Point Blank with John Boorman
by Brandon Judell
The 1972 edition of Georges Sadoul's "Dictionary of Filmmakers" notes
that John Boorman, that "ex-TV director who attracted attention with the
thriller, 'Point Blank' (1967) . . . has not fulfilled his earlier
promise." Of course, this edition came out too early to include
Boorman's landmark "Deliverance" (1972), along with "The Emerald Forest"
(1985), "Hope and Glory" (1987) and the now much acclaimed "The
Based on the story of Martin Cahill, a vicious Dublin gangster who stole
over $60 million during his lengthy career, "The General" was shot in
startling black and white and is vital proof of a director very much in
control and at the height of his powers.
We caught up with the 65-year-old helmer during the New York Film
Festival where he was being doubly honored with screenings of two of his
pictures. He allowed us some time before running off for a Village Voice
photo shoot. Sony Pictures Classics will release "The General" in New
York today, December 18th.
indieWIRE: Lots of professions have time limits on them. Ballet dancers,
often in their forties or fifties, become teachers. But with directors,
there seems to be no cut-off period. John Huston was directing "The
Dead" while connected to oxygen. Do you feel there's such a thing as
being too old to direct?
Boorman: Well, you mention John Huston in a wheelchair, but for the most
part, directing is a very physical occupation. You're always climbing up
onto cranes, changing positions, and crawling around the floor. So it is
physical, and you do need legs. And not just that. But it's just the
hours and the long length of the days, and the stress is considerable,
so I'm not sure how you . . . I mean there are . . . Who is it? What's
his name? Oliveira is still directing at 86, isn't he? Or 88. It does
happen, but on the whole . . . Huston's late films were very good
from "Prizzi's Honor" almost through to "The Dead." Anjelica said to me,
"The reason they were so good is that he was too ill to go off cruising
and adventuring as he used to do when he finished a picture. He'd just
walk away and let other people finish it. Now he was too ill to do
anything else so he just worked on his movies." (Laughs) So perhaps
there's a lesson there.
iW: So if there's ever a sad time when Mr. Boorman retires, can you
imagine how you'd fill those days up? Books, fishing or . . .
Boorman: Well, I write all the time. I've done it all my life. I keep
journals. I've published a number of books. I do edit this series
"Projections" every year with Walter Donohue, and I have started my
memoirs. So if my physical powers were failing, I think I would make
smaller, very personal pictures that I could handle.
iW: Has "The General" opened in Ireland?
Boorman: Oh, yes.
iW: Was it a major success there?
Boorman: Huge as you'd expect.
iW: With films like "Bonnie and Clyde," some critics with a sociological
bent think it's problematic that the audiences identify with heroes who
are criminals. Do you feel that will happen with "The General"?
Boorman: Oddly enough, of course you know by coincidence "Point Blank"
is playing with "The General" at the New York Film Festival, and both
are about a criminal. So the conventional wisdom in Hollywood is that
you must have a hero you can root for who is a good guy, and you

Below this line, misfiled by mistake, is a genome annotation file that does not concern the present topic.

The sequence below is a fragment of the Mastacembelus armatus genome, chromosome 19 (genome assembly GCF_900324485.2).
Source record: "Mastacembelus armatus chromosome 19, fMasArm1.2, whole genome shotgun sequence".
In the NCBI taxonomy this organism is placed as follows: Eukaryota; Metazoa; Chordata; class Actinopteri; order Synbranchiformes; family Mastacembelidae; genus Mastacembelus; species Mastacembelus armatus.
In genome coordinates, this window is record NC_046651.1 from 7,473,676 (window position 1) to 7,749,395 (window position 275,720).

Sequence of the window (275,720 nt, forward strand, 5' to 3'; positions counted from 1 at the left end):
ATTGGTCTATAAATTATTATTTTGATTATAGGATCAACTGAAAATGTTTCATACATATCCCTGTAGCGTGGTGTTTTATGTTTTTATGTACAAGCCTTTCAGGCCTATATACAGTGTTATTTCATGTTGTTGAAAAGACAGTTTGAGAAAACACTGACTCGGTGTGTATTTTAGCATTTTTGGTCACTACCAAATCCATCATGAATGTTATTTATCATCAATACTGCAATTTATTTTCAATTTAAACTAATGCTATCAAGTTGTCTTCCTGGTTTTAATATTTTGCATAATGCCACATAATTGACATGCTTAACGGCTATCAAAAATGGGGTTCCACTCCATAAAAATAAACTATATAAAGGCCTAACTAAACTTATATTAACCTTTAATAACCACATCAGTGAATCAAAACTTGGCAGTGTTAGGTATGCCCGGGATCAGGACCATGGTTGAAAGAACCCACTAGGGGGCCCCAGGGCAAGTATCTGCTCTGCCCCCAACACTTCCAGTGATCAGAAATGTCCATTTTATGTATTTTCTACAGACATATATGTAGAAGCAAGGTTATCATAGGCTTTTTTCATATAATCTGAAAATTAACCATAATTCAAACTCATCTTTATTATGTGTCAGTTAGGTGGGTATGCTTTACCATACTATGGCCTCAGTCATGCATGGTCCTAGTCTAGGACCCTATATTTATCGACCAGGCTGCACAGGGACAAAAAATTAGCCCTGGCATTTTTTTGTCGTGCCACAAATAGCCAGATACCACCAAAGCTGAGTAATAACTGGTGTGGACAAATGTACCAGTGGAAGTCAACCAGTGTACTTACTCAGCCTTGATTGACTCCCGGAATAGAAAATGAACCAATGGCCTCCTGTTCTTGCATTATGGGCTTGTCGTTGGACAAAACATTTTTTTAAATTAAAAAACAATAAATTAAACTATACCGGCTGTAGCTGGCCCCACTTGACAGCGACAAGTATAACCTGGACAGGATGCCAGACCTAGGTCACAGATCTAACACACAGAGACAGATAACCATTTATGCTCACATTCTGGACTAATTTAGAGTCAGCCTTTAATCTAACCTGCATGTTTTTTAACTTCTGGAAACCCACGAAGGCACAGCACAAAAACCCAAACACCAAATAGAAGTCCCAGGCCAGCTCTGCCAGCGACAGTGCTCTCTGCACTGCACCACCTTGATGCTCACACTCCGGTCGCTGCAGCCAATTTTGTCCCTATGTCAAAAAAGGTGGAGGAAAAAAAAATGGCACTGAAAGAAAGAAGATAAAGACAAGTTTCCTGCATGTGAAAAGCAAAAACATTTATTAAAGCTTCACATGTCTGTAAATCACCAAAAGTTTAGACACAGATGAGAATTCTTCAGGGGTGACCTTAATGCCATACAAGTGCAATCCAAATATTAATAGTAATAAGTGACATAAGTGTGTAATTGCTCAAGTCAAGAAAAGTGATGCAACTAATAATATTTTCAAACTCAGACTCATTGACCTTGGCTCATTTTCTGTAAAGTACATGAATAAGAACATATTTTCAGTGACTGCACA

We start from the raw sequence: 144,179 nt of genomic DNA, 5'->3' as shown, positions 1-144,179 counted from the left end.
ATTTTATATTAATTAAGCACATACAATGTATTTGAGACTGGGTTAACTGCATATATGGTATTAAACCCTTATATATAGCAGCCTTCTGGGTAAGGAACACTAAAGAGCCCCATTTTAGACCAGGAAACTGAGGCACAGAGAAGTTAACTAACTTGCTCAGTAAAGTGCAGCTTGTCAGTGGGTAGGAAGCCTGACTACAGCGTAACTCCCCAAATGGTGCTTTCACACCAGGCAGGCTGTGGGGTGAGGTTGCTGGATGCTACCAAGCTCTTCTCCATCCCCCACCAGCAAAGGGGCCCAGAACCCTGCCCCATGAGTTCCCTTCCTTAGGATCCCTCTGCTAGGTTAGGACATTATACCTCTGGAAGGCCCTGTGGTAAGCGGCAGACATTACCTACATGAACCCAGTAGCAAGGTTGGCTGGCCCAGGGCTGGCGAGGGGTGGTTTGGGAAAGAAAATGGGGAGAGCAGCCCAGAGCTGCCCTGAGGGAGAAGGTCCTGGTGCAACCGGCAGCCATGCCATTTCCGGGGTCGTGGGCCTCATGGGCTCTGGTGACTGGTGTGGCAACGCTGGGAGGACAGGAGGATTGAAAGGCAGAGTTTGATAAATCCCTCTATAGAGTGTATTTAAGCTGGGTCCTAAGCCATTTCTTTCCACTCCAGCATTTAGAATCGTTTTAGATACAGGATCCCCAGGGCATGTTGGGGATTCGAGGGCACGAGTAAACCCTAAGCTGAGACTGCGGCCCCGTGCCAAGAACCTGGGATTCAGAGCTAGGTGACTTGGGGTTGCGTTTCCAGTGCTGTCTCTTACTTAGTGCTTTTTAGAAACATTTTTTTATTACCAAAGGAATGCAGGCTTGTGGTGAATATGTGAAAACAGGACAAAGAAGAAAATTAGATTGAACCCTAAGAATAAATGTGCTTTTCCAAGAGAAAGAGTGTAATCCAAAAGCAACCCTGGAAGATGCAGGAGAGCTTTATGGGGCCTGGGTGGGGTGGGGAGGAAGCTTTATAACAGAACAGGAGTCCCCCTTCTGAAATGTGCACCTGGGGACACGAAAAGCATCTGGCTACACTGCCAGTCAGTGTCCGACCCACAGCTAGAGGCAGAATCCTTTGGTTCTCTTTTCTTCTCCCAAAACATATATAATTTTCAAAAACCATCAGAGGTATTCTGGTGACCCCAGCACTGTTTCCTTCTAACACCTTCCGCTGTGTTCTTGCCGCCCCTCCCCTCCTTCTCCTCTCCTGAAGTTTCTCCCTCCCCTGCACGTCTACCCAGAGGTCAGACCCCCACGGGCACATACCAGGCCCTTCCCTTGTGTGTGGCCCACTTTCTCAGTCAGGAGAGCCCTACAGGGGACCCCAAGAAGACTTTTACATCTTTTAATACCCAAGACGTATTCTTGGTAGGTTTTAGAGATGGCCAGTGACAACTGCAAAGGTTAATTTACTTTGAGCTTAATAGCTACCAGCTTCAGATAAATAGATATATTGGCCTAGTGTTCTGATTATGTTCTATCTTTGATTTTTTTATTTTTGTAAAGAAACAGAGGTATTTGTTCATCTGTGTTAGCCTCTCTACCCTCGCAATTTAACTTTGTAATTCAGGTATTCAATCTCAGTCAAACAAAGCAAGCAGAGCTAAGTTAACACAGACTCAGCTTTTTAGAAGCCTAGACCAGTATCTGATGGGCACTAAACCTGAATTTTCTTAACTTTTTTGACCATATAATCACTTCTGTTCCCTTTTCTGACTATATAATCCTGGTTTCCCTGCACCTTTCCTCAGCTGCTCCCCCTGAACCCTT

identify with him.
With Lee Marvin and Brendan Gleeson in those two roles, it's a different
relationship with the audience really. To some extent, you are drawn to
them in spite of yourself in some way. There's a policeman who the Jon
Voight character is based on. He said something very interesting to me
which sort of stuck in my head. He said, "You know people think of
criminals as being a separate species. They're not. They're just like us
except they can make crimes." I think it's easy to push the idea of
criminals away from us. "They're different people." In fact, of course,
they're not, and therefore perhaps it's slightly uncomfortable to see
the criminal possibilities in ourselves when you identify with a
character like that. Remember what happened with "Peeping Tom" and
Michael Powell. Because he made the film so subjective and you were in
the mind of this pervert, it was reviled. It really ended his career.
iW: That's never happened to you, thank God.
Boorman: Well, I've had some near misses.
iW: But how do you keep going on as a filmmaker? All those little things
like financing, studio heads, fighting for editorial control, etc.?
Boorman: I think the tragedy of being a film director is that we spend
more time on the films that we don't make than the ones we do make.
Constantly there are projects which you work on and develop, and they
don't come to fruition for one reason or another. Sometimes, you just
give up on it yourself because it ceases to interest you. I mean I find
that I don't really know if I want to make a film until I've really
gotten working on it. I'm working on the script and if it continues to
excite me and interest me, I'll go on with it. But very often it
doesn't. And if you look at the year, 18 months, or two years ahead of
you of being involved with that project, if it doesn't capture you, it's
very foolish to do it. And there's lots of other things in life that I
like doing. I've made a number of shorts. I made "Two Nudes Bathing," a
half hour film which was in Cannes a couple of years ago, and another
one called "I Dreamt I Woke Up" which is an autobiographical film, an
hour long. Yes, so I'm doing a lot of things.
iW: Are they available on video?
Boorman: Not here, no. Those two films are being distributed in Paris
theatrically in the next couple of months.
[Brandon Judell is currently a film critic for Entertainment Asylum on
America Online and the Metro Guide channel.]